The book tells a compelling story and the dual story lines reveal how various characters wage their own personal war. The book shows the good, bad and ugly that often dwells within each one of us.  Part of the good was the message that when we learn to share our pain with another person, a friendship can grow that will facilitate healing and growth.  The bad included what I considered moral failings in  Odile's younger days. I wish references could have been made without providing detailed descriptions of those lapses. Compared to the average offering on television and film, the book's content would be considered mild, but it's worth noting that I would not recommend this book for any but an adult audience. And the ugly represents the realization that we are all capable of hatred and despicable acts of betrayal.  Learning how to forgive and seek restoration is perhaps the hardest war of all, but so worth winning.

You can pre-order the book today and it will be shipped to you upon its release on February 2, 2021. In the meantime, check out the author's website for a fascinating look at some of the real lives of characters in the book.  The author has scanned images of photographs, reports and newspaper clippings, some of which detail the services that the American Library in Paris performed.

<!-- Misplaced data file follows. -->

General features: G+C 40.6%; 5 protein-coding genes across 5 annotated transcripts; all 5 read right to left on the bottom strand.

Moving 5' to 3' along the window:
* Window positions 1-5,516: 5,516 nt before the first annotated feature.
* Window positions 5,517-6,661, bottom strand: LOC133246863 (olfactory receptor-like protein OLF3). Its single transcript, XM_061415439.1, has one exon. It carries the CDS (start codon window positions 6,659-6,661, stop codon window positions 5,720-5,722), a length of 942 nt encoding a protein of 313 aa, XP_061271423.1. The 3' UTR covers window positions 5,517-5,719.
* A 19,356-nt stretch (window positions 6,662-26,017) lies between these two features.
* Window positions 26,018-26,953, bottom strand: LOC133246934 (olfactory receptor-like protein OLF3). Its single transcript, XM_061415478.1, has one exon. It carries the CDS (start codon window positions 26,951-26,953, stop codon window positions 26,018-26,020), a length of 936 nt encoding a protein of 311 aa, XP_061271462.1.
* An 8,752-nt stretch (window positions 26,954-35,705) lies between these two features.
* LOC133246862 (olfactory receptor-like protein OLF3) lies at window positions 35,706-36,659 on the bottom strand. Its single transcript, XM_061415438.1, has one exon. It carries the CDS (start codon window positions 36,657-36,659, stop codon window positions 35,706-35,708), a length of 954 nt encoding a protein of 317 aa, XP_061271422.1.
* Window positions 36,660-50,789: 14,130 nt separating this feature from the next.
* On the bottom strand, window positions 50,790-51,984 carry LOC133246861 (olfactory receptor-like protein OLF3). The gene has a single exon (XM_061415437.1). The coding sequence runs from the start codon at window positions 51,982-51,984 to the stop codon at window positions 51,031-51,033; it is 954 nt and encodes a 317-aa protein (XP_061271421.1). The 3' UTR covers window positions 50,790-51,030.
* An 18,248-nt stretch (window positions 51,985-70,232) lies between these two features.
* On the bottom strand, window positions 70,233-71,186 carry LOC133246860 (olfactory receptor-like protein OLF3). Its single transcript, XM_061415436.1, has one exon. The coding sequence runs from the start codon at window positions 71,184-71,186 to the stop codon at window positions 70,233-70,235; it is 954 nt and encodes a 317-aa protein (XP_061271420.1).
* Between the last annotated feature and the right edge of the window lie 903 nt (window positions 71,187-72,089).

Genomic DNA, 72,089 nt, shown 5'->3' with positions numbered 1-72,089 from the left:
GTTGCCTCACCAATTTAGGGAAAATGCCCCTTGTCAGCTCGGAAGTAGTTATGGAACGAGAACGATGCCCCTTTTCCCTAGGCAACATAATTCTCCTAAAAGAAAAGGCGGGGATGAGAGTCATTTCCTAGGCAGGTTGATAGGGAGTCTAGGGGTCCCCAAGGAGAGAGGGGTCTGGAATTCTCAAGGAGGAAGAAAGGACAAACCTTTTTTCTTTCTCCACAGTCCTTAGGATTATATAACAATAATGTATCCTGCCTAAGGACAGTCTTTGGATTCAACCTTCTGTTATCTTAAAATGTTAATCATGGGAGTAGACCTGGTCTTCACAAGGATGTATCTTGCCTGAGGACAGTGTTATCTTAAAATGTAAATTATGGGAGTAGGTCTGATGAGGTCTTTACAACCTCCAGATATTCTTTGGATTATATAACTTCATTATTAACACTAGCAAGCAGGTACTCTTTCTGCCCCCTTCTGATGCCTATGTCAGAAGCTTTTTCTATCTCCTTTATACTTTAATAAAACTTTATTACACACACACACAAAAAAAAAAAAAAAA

Disclaimer: I received a digital copy of The Paris Library through NetGalley for the purpose of review. No other compensation was received. 

Monday, October 5, 2020

Premeditated Myrtle & How to Get Away with Myrtle by Elizabeth C. Bunce

   

As soon as I saw that Myrtle of this series was compared to the intreped Flavia De Luce, I knew she would be a kindred literary spirit. Who doesn't love a spunky, intelligent, inquisitive {a.k.a. nosy} young lady?

For this series, it is entirely appropriate to judge the books by their covers, for they are truly gorgeous! I love the little hint on the cover of what will become an essential component of the mystery. The style of cover is not only engagingly bright, but stylistically a perfect match for the historical setting.